Step 3: Create the usp_mon_backup_status_of_all_servers stored procedure. Run the script in Web Listing 1 to create the usp_mon_backup_status_of_all_servers stored procedure on the master server. The script is called 02_usp_mon_backup_status_of_all_servers.sql.

Step 4: Create the usp_help_backup_status stored procedure. Use the script in Web Listing 2 to create the usp_help_backup_status stored procedure on the master server.

Step 5: Create a job that executes the usp_help_backup_status stored procedure. Create a job that executes the procedure created in Step 3 on the master server. You can also create a schedule that runs this job daily on the master server. For more information on how to create jobs, job steps, and job schedules, refer to "Implementing Jobs" in BOL.

That’s it, you’re all set. Now every day you just have to connect to the master server using Query Analyzer or SQL Server Management Studio, open a query window, and run the usp_help_backup_status stored procedure shown in Listing 3. Doing so will generate a report that looks similar to Figure 1.

You can create a more sophisticated report by using this stored procedure in Access to create a formatted report, in SQL Server Reporting Services so that others can view the report, or even make the report from the Report Server available on your SharePoint portal. The report generated using this method is equivalent to a report that’s generated by a third-party product.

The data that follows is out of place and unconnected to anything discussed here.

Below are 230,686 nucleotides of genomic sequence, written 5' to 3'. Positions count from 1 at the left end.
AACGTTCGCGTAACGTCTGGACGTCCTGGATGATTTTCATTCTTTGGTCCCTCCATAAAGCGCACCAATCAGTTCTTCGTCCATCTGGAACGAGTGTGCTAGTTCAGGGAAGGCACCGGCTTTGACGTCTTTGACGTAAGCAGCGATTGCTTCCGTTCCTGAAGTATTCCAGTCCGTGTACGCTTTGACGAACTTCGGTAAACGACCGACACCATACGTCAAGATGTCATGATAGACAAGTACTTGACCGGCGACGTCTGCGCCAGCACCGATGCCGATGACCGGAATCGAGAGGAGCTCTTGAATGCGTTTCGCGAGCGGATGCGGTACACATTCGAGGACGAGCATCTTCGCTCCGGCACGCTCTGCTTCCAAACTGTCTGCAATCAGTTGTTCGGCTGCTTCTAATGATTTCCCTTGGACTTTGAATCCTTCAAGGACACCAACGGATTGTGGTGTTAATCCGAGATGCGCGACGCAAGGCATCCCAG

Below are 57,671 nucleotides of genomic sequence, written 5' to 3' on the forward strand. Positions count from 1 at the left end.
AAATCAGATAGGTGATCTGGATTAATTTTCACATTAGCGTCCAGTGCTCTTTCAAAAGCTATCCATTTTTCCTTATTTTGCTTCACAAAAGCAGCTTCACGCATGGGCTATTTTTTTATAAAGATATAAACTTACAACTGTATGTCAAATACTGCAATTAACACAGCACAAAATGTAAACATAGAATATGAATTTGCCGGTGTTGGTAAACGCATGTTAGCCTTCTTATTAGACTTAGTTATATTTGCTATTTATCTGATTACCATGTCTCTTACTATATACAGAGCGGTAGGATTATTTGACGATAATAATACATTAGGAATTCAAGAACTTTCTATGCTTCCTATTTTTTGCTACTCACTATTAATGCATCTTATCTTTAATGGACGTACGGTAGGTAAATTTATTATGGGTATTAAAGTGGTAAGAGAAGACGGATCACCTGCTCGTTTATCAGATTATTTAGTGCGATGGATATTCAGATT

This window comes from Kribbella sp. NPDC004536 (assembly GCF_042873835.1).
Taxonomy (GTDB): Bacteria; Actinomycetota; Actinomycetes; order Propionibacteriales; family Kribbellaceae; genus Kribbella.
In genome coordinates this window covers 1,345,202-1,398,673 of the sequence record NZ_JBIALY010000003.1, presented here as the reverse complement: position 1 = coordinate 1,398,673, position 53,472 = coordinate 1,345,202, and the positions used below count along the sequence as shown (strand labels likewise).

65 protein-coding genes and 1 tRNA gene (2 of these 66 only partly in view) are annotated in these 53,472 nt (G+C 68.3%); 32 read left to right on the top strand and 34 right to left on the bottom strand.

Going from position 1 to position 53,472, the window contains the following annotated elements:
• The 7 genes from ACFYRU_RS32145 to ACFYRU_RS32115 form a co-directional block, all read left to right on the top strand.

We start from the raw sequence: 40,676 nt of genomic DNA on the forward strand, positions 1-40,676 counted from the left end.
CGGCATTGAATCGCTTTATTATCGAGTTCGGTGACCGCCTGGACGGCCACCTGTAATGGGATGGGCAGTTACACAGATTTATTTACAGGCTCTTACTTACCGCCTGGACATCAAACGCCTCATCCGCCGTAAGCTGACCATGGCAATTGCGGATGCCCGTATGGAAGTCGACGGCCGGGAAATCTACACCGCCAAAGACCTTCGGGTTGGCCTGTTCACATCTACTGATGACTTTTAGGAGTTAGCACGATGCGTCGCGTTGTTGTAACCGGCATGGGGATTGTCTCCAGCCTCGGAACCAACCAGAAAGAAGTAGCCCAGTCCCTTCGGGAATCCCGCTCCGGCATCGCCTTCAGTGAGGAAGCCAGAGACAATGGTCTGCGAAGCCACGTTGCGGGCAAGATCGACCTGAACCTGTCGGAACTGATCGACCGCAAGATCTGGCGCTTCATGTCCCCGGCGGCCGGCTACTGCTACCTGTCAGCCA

Verifying Backup Status

You should have a comprehensive knowledge of all the backups on your SQL Server systems, and using this tool can make this important task easy. This method helps you monitor your backups without having to use a SQL Server agent, third-party scheduler, or third-party product.

Listing 1: The Script to Find Databases Not Backed Up in the Past 7 Days

SELECT database_name = sd.name, backup_finish_date, type
FROM master.dbo.sysdatabases sd LEFT OUTER JOIN (SELECT bs.database_name, backup_finish_date, 
type = case type 
when 'D' then 'Database'
when 'I' then 'Database Differential'
when 'L' then 'Log'
when 'F' then 'File or Filegroup'
end, 
backup_size
FROM msdb.dbo.backupset bs,   
(select database_name, max_backup_finish_date = max(backup_finish_date) from msdb.dbo.backupset
group by database_name) bs1
where bs.database_name = bs1.database_name
and bs.backup_finish_date = bs1.max_backup_finish_date) bs3
ON bs3.database_name = sd.name
where sd.name not in ('tempdb')
and
(backup_finish_date 

Listing 2

  1. -- Replace your database name for yourdb
  2. Use
  3. Go
  4. create table Backup_Status
  5. (server_name sysname not null,
  6. database_name sysname not null,
  7. backup_finish_date datetime null,
  8. type varchar(50) null)
  9. Go

Web Listing 1: The Script to Create the usp_mon_backup_status_of_all_servers Stored Procedure

  1. -- Replace your database name for yourdb
  2. Use
  3. Go
  4. SET QUOTED_IDENTIFIER ON
  5. GO
  6. SET ANSI_NULLS ON
  7. GO
  8. create procedure usp_mon_backup_status_of_all_servers
  9. as
  10. begin
  11. declare @sql nvarchar(4000)
  12. declare @return_code int
  13. declare @last_backup_date datetime
  14. declare @server_name sysname
  15. declare servers_cursor cursor for
  16. select srvname from master.dbo.sysservers